Author:

A review of The Homesick Mortician by Peter Mladinic

There is an urgency to this breaking down of line structure, often bridged by run-on thoughts strung together by comma fasteners. It is a compelling style, one that makes the collection very readable at a quick clip. In some cases, as with the first poem, structure reasserts itself at the end with a strong strike upon the bell of reality: “They brought him home.”

An Interview with Angélica Lopes

The author of The Curse of the Flores Women talks about her new book and its inspiration, its Brazilian setting of rural Pernambuco, lacemaking, historical fiction, feminism, the differences between writing scripts for movies and TVs and writing novels, research, writing YA and lots more.

An Interview with Jolene Gutierrez

Now fifty—looks 30—Gutiérrez feels like she’s just hitting her stride as an author. I had the chance to sit down in her inviting library, surrounded by books and stained glass, to talk about writing, kids, libraries, and the power and joy of books. 

A review of The Girl From Moscow by Julia Levitina

Levitina draws on her own experiences growing up in Moscow in the 1980s and the book is rich with verisimilitude, following the trajectory of Ella as her dreams of playing the role of Natasha Rostova from Tolstoy’s War and Peace dissolve into fear and a desperation to leave Moscow to escape the KGB and protect her unborn child.

A review of The Djin Hunters by Nadia Niaz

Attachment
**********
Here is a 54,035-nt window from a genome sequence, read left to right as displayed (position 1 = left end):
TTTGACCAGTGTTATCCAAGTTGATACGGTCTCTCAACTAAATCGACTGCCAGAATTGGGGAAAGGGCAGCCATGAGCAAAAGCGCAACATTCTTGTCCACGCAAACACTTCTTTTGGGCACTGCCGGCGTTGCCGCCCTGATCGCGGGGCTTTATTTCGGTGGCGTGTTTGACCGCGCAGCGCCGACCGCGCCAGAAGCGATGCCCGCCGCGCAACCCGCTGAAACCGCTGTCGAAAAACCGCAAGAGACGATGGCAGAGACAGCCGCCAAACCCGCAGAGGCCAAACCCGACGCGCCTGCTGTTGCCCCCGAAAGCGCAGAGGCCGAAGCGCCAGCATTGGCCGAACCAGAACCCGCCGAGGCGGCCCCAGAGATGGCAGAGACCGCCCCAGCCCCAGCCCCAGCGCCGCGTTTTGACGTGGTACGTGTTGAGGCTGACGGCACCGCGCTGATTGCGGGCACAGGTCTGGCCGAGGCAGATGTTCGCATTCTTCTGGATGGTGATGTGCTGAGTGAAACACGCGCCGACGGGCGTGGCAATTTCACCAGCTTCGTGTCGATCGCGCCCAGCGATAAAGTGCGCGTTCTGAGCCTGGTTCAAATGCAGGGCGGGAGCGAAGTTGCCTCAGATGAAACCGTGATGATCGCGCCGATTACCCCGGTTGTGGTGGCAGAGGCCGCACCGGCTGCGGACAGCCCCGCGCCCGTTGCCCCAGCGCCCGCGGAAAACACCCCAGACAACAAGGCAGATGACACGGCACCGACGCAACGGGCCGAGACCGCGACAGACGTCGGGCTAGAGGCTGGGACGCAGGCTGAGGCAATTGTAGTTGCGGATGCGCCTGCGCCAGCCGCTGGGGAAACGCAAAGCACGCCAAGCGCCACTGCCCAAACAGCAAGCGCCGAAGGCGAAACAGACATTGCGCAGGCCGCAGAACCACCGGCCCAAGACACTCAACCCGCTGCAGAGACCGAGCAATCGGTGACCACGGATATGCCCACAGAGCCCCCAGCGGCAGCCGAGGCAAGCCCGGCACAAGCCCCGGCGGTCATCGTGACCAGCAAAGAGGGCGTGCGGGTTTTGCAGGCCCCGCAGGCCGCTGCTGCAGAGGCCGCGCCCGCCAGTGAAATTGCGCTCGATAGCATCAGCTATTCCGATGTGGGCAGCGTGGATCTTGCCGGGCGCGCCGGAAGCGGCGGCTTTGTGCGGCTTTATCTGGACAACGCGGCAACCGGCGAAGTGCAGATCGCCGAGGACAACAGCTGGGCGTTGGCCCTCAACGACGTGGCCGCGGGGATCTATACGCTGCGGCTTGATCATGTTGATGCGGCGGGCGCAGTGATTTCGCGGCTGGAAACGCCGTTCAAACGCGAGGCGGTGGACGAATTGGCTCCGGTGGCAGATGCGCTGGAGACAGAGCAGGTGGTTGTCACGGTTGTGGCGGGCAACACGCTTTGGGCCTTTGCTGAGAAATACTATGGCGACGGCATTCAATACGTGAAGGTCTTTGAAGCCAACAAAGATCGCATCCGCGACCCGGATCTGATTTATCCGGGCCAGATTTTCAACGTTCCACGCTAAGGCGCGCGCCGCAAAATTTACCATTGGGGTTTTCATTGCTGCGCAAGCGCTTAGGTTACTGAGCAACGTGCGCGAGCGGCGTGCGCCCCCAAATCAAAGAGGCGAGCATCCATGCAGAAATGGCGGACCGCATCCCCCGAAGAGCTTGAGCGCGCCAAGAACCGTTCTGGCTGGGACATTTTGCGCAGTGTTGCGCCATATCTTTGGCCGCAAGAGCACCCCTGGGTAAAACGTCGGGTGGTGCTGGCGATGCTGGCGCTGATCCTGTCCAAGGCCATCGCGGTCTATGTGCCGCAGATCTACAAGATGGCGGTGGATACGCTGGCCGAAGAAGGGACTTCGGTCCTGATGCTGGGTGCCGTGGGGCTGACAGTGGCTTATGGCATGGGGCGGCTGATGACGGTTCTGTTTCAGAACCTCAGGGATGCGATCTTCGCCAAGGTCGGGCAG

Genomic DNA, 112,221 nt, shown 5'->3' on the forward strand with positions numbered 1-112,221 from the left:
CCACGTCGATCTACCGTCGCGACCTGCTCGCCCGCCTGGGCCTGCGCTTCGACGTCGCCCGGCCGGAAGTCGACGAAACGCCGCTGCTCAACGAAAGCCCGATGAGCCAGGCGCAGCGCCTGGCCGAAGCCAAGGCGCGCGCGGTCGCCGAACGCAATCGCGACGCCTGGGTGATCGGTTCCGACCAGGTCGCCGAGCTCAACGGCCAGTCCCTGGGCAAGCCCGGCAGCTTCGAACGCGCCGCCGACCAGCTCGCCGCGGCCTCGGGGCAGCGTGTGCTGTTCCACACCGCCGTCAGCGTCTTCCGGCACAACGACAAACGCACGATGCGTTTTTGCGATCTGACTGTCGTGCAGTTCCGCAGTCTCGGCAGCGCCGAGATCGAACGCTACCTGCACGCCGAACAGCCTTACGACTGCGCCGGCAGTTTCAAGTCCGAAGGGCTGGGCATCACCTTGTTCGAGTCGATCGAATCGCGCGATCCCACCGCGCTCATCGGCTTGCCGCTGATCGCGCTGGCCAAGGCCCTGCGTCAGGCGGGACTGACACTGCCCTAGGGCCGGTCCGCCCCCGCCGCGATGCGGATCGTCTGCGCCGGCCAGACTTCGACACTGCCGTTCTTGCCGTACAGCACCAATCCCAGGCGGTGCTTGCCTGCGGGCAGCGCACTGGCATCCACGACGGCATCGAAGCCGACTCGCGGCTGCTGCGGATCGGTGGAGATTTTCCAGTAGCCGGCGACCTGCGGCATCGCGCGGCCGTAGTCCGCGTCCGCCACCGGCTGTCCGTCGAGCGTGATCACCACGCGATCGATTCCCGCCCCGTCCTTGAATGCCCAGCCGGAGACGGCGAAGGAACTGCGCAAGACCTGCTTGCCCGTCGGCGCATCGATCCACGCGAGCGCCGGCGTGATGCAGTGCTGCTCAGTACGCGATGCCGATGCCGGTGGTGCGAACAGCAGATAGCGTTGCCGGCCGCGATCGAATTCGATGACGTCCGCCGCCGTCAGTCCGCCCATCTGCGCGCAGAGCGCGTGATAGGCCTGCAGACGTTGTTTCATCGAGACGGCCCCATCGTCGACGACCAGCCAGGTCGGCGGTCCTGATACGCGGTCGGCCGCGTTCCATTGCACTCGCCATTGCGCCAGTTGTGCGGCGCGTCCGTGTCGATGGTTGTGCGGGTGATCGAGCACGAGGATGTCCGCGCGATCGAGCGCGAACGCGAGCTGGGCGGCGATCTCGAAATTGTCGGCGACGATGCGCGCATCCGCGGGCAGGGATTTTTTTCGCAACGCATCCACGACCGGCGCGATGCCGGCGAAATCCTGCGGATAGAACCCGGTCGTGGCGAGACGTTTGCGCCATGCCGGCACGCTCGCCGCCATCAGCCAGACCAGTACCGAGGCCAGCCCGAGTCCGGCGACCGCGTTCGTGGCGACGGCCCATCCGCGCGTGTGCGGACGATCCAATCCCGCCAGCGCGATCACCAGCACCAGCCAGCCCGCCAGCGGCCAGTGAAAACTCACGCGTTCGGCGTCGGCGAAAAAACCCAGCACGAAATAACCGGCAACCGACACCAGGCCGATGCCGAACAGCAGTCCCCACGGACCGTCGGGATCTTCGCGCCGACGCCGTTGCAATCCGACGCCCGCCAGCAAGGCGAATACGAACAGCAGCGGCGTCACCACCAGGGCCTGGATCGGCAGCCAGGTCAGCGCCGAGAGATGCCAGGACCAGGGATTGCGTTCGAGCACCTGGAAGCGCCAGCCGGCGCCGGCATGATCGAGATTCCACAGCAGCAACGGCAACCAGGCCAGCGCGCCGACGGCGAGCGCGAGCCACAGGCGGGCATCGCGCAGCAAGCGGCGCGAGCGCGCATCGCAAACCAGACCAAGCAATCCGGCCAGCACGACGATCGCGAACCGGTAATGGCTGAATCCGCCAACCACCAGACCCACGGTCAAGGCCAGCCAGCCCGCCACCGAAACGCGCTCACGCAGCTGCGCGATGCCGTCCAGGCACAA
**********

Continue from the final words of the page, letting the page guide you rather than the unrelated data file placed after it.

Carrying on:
Nature makes her presence felt in many pages, particularly birds. There is a beautiful poem titled “A Time of Birds” in which we read about the hoopoe with its black-tipped orange crest bobbing against misted grass.

New giveaway!

We have a copy of For You I Would Make An Exception by Steven Belletto to give away!

To win, sign up for our Free Newsletter on the right-hand side of the site and enter via the newsletter. Winner will be chosen by the end of June from subscribers who enter via the newsletter. Good luck!

A review of On Earth We Are Briefly Gorgeous by Ocean Vuong

The story begins as a huge flight of monarch butterflies starts their yearly migration to the south. This is a metaphor for Vuong’s migration to America from Vietnam. When the book reaches its final pages, the flight of the monarch butterflies is resumed, and we can see and hear them beating their wings in unison as they continue their journey, many dropping to their deaths en-route.